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It seems to be generally understood (see the Tolkien Gateway and LOTR wiki articles) that:

In the Battle of Dagorlad, Oropher's company fought valiantly but he was slain with the greater part of his people when he, with King Amdír and his warriors, called an early charge upon the enemy, without orders from the Noldorin High-King Gil-galad.

[LOTR wiki]

But the chief source reads like this: .

The Silvan Elves were hardy and valiant, but ill-equipped with armour or weapons in comparison with the Eldar of the West; also they were independent, and not disposed to place themselves under the supreme command of Gil-galad. Their losses were thus more grievous than they need have been, even in that terrible war. Malgalad and more than half his following perished in the great battle of the Dagorlad, being cut off from the main host and driven into the Dead Marshes. Oropher was slain in the first assault upon Mordor, rushing forward at the head of his most doughty warriors before Gil-galad had given the signal for the advance.

[↑ J.R.R. Tolkien, Christopher Tolkien (ed.), Unfinished Tales, "The History of Galadriel and Celeborn", "Amroth and Nimrodel", Appendix B]

Though it is somewhat vague, to me it seems to refer to two separate incidents: One when Malgalad/Amdír either though ill luck, carelessness or bad coordination with the High King was cut of and slain in the Marshes, and a different one, when Oropher and his Mirkwood forces took unnecessary casualties "in the first assault upon Mordor", which can quite possibly mean that after the victory in the field, they were the first to try to enter Mordor proper (by charging at the Black Gate)

Even when Mordor here is taken to refer to the Host of Mordor, the order of the sentences is queer for the traditional interpretation: The separation of the Lórien forces would have been a consequence of their rash assault together with the Mirkwood Silvan, so either the statement about Amdír would have to follow that which is about Oropher, or connected to it by a "for" or "because", with the latter part explaining that they charged together.

Is it therefore possible that the two Woodland Kings had their armies decimated and their lives lost in two separate incident of miscoordination and wanton heroism in the War of the Last Alliance?

  • I don't think your two options are mutually exclusive; my reading of it is that they both charged prematurely at the beginning of the Battle of Dagorlad, Oropher was slain in the charge, and Amdir was pushed back to and then killed in the Dead Marshes. Both were slain during the Battle of Dagorlad, just at different times during the battle. – Phyneas Aug 30 at 19:16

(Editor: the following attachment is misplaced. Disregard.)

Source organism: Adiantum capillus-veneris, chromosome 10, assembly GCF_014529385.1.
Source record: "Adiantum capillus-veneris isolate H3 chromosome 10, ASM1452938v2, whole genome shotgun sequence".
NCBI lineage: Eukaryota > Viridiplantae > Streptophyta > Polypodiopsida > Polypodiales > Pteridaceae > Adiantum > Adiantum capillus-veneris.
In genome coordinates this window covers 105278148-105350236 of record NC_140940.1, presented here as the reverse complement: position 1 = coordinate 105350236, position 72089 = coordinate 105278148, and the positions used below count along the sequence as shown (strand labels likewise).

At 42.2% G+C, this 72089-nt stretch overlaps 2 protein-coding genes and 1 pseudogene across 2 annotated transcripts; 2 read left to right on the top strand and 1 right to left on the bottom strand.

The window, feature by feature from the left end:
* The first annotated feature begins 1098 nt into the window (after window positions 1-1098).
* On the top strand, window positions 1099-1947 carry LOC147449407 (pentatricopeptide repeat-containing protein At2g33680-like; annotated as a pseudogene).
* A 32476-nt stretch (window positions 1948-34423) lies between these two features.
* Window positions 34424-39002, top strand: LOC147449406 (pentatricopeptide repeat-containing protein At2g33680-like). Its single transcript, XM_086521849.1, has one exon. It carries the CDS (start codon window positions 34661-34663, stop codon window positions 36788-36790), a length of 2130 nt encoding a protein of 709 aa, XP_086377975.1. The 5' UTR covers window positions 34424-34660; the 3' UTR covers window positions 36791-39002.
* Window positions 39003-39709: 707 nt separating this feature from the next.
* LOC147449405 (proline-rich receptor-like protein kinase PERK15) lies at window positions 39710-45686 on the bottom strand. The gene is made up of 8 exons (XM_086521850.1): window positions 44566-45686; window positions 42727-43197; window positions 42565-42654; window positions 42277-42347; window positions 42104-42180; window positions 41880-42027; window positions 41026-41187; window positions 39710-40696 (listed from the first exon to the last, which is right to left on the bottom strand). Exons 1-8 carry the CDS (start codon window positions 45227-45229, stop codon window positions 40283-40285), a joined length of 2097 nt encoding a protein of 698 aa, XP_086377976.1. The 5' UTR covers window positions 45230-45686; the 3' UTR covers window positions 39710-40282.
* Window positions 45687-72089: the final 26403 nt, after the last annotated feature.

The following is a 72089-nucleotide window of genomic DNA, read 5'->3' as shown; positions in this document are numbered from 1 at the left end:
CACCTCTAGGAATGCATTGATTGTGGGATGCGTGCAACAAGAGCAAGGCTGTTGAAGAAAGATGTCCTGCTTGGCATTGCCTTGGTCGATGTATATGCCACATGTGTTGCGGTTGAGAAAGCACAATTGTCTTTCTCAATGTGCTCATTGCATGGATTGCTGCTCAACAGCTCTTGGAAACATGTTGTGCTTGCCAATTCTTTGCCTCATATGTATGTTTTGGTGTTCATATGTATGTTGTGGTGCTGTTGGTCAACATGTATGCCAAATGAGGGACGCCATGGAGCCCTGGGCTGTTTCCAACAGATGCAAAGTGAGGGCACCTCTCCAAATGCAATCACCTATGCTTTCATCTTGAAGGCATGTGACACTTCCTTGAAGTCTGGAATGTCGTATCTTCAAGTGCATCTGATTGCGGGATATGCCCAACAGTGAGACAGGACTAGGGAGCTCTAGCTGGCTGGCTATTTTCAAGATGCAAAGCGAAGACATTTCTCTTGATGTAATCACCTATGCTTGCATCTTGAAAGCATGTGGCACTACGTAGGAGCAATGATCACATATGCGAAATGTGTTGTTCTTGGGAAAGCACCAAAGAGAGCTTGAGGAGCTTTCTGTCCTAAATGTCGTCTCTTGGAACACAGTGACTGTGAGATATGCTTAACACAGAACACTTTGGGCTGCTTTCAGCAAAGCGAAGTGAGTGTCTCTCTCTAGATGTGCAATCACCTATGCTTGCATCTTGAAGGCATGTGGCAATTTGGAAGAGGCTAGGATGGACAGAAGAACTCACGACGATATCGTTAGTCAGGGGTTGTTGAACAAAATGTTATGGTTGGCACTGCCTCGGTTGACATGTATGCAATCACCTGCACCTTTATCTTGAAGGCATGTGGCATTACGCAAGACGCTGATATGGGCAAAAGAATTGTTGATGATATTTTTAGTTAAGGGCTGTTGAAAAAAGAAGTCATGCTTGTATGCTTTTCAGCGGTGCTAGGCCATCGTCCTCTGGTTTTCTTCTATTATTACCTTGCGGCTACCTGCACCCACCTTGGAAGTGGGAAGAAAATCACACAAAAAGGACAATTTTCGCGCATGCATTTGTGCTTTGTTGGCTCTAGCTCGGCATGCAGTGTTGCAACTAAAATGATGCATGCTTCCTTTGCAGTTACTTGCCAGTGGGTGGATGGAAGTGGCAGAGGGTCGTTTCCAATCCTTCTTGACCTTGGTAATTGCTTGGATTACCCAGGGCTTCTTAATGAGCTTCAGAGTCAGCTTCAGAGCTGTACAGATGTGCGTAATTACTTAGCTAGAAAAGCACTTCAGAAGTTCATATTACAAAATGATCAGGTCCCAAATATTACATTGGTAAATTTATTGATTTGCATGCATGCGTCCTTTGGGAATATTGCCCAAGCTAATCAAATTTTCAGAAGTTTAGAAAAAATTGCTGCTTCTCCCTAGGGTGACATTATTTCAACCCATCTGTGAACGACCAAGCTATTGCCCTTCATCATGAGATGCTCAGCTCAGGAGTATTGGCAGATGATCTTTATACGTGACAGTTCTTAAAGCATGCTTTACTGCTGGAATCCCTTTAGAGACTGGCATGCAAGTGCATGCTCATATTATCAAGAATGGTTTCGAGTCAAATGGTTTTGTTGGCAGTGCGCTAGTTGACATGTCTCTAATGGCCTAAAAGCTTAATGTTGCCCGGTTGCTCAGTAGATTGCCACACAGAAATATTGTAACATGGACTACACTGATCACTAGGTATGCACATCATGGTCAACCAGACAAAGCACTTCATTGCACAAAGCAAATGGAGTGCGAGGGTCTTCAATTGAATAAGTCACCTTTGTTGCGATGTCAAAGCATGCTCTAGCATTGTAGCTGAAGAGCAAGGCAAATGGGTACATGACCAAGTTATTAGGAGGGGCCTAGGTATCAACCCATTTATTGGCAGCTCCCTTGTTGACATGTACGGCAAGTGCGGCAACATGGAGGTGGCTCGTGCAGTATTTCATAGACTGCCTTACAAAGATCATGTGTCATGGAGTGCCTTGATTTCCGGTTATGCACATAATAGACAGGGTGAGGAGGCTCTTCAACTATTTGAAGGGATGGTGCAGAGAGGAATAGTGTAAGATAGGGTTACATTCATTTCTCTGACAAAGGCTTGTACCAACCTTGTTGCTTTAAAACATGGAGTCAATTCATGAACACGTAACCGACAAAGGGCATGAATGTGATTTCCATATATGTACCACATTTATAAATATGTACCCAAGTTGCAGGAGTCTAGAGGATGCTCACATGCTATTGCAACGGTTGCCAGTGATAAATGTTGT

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    Sure. that is the traditional reading, that is that they charged together, and Oropher was swiftly killed, and Amdír separated and slain later. But because of the sentence order issue, the Unfinished Tales sentence seems to be a very clumsy way of saying this (as the "premature charge" element should either precede or explain the separation, not relate to the other king) – b.Lorenz Aug 30 at 19:48
  • I could easily see the battle of the Dagorlad as a separate battle from the assault on Mordor itself. Picture Dagorlad as the meeting place of two large armies; the Last Alliance being victorious, they could begin the process of invading Mordor proper, likely via the Morannon before settling in for the siege of Barad-Dûr. – chepner Aug 31 at 21:30
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The History of Galadriel and Celeborn touches on Silvan contributions to the Last Alliance twice more in the section about Amroth and Nimrodel:

Amroth was King of Lórien, after his father Amdír was slain in the battle of Dagorlad

Amdír obeyed the summons of Gil-galad and brought as large a force as he could muster to the Last Alliance, but he was slain in the Battle of Dagorlad and most of his company with him.

I don't think there's enough evidence to say one way or the other, but I've always read it as two separate events. The larger context of the passage you quoted is primarily about Oropher and Mirkwood, so it seems especially odd to bring up the later consequence of his failed charge first. Oropher not being mentioned in the above quotes about Amdír doesn't help the case that they were killed in the same action either, though that's hardly definitive.

There's also a reasonable chance that the Battle of Dagorlad was not the first clash between the Last Alliance and the armies of Mordor, since Sauron's forces operated outside Mordor per Letter 144:

"I think that in fact the Entwives had disappeared for good, being destroyed with their gardens in the War of the Last Alliance (Second Age 3429 – 3441) when Sauron pursued a scorched earth policy and burned their land against the advance of the Allies down the Anduin..."

This makes the "the first assault upon Mordor"['s army] interpretation slightly less plausible, though Dagorlad does seem to be the only major battle that took place outside Mordor (not counting the years while Gondor held off Sauron while the rest of the Alliance was mustering and travelling). On the other hand, Dagorlad is right beside the Black Gate, so it's conceivable it counts as part of Mordor for the purposes of the quote.

On the whole, I think it's very reasonable to assume Oropher and Malgalad died due to different mistakes, though you can't say it for sure.

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